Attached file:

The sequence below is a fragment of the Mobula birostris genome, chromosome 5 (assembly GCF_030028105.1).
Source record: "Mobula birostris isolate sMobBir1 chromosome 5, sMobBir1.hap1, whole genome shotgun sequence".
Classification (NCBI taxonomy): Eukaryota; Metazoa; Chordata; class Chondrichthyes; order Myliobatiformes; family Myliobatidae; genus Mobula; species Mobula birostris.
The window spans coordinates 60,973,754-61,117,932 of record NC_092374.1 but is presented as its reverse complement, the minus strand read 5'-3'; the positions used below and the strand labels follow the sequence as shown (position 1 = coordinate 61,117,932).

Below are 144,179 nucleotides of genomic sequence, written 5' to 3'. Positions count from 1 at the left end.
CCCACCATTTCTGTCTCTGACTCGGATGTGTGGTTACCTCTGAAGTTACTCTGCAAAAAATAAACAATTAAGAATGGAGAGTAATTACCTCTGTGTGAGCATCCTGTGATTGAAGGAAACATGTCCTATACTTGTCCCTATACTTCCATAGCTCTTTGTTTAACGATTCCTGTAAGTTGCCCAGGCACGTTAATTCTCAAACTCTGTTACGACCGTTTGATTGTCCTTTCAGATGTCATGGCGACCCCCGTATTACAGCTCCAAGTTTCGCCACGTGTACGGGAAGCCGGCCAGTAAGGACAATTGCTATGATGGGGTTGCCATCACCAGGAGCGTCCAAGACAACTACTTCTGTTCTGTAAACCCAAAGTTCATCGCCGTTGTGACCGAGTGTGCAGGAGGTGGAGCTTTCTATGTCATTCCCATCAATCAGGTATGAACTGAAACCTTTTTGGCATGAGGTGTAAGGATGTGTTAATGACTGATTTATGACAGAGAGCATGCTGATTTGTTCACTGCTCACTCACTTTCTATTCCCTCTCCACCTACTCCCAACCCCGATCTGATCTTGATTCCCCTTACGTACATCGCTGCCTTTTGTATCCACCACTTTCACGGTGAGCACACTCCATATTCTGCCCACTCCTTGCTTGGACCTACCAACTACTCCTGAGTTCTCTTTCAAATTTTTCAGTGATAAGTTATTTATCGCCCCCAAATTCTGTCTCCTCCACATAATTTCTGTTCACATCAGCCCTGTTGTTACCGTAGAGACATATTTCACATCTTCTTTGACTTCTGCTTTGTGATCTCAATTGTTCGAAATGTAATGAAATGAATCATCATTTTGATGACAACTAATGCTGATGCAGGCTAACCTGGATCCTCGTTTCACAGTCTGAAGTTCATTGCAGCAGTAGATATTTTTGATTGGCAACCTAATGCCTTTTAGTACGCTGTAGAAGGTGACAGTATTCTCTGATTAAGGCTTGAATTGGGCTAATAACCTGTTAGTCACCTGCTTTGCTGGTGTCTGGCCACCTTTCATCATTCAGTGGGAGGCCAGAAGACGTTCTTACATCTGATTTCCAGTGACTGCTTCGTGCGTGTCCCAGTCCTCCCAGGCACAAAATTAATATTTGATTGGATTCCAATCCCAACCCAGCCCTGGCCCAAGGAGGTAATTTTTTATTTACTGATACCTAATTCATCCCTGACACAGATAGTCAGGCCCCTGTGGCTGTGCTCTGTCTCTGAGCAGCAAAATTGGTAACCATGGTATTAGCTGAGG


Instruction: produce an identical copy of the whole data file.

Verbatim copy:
The sequence below is a fragment of the Mobula birostris genome, chromosome 5 (assembly GCF_030028105.1).
Source record: "Mobula birostris isolate sMobBir1 chromosome 5, sMobBir1.hap1, whole genome shotgun sequence".
Classification (NCBI taxonomy): Eukaryota; Metazoa; Chordata; class Chondrichthyes; order Myliobatiformes; family Myliobatidae; genus Mobula; species Mobula birostris.
The window spans coordinates 60,973,754-61,117,932 of record NC_092374.1 but is presented as its reverse complement, the minus strand read 5'-3'; the positions used below and the strand labels follow the sequence as shown (position 1 = coordinate 61,117,932).

Below are 144,179 nucleotides of genomic sequence, written 5' to 3'. Positions count from 1 at the left end.
CCCACCATTTCTGTCTCTGACTCGGATGTGTGGTTACCTCTGAAGTTACTCTGCAAAAAATAAACAATTAAGAATGGAGAGTAATTACCTCTGTGTGAGCATCCTGTGATTGAAGGAAACATGTCCTATACTTGTCCCTATACTTCCATAGCTCTTTGTTTAACGATTCCTGTAAGTTGCCCAGGCACGTTAATTCTCAAACTCTGTTACGACCGTTTGATTGTCCTTTCAGATGTCATGGCGACCCCCGTATTACAGCTCCAAGTTTCGCCACGTGTACGGGAAGCCGGCCAGTAAGGACAATTGCTATGATGGGGTTGCCATCACCAGGAGCGTCCAAGACAACTACTTCTGTTCTGTAAACCCAAAGTTCATCGCCGTTGTGACCGAGTGTGCAGGAGGTGGAGCTTTCTATGTCATTCCCATCAATCAGGTATGAACTGAAACCTTTTTGGCATGAGGTGTAAGGATGTGTTAATGACTGATTTATGACAGAGAGCATGCTGATTTGTTCACTGCTCACTCACTTTCTATTCCCTCTCCACCTACTCCCAACCCCGATCTGATCTTGATTCCCCTTACGTACATCGCTGCCTTTTGTATCCACCACTTTCACGGTGAGCACACTCCATATTCTGCCCACTCCTTGCTTGGACCTACCAACTACTCCTGAGTTCTCTTTCAAATTTTTCAGTGATAAGTTATTTATCGCCCCCAAATTCTGTCTCCTCCACATAATTTCTGTTCACATCAGCCCTGTTGTTACCGTAGAGACATATTTCACATCTTCTTTGACTTCTGCTTTGTGATCTCAATTGTTCGAAATGTAATGAAATGAATCATCATTTTGATGACAACTAATGCTGATGCAGGCTAACCTGGATCCTCGTTTCACAGTCTGAAGTTCATTGCAGCAGTAGATATTTTTGATTGGCAACCTAATGCCTTTTAGTACGCTGTAGAAGGTGACAGTATTCTCTGATTAAGGCTTGAATTGGGCTAATAACCTGTTAGTCACCTGCTTTGCTGGTGTCTGGCCACCTTTCATCATTCAGTGGGAGGCCAGAAGACGTTCTTACATCTGATTTCCAGTGACTGCTTCGTGCGTGTCCCAGTCCTCCCAGGCACAAAATTAATATTTGATTGGATTCCAATCCCAACCCAGCCCTGGCCCAAGGAGGTAATTTTTTATTTACTGATACCTAATTCATCCCTGACACAGATAGTCAGGCCCCTGTGGCTGTGCTCTGTCTCTGAGCAGCAAAATTGGTAACCATGGTATTAGCTGAGG